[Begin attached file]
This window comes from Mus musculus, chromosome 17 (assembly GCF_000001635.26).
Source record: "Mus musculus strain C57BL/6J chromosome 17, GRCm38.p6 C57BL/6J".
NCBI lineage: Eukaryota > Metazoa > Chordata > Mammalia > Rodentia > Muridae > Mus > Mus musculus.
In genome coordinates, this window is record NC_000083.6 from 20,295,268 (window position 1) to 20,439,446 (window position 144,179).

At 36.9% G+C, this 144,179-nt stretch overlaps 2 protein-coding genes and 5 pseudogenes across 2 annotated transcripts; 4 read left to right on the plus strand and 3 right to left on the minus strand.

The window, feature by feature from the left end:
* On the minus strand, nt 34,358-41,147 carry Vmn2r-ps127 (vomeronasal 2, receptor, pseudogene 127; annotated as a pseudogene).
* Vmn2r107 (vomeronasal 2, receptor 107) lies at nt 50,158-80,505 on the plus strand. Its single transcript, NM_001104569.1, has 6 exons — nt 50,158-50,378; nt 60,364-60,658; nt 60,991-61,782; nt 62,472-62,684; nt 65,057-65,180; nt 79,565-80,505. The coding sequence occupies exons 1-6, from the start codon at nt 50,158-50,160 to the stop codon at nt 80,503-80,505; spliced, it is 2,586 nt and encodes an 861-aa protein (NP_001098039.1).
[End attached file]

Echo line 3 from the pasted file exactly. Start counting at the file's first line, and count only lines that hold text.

NCBI lineage: Eukaryota > Metazoa > Chordata > Mammalia > Rodentia > Muridae > Mus > Mus musculus.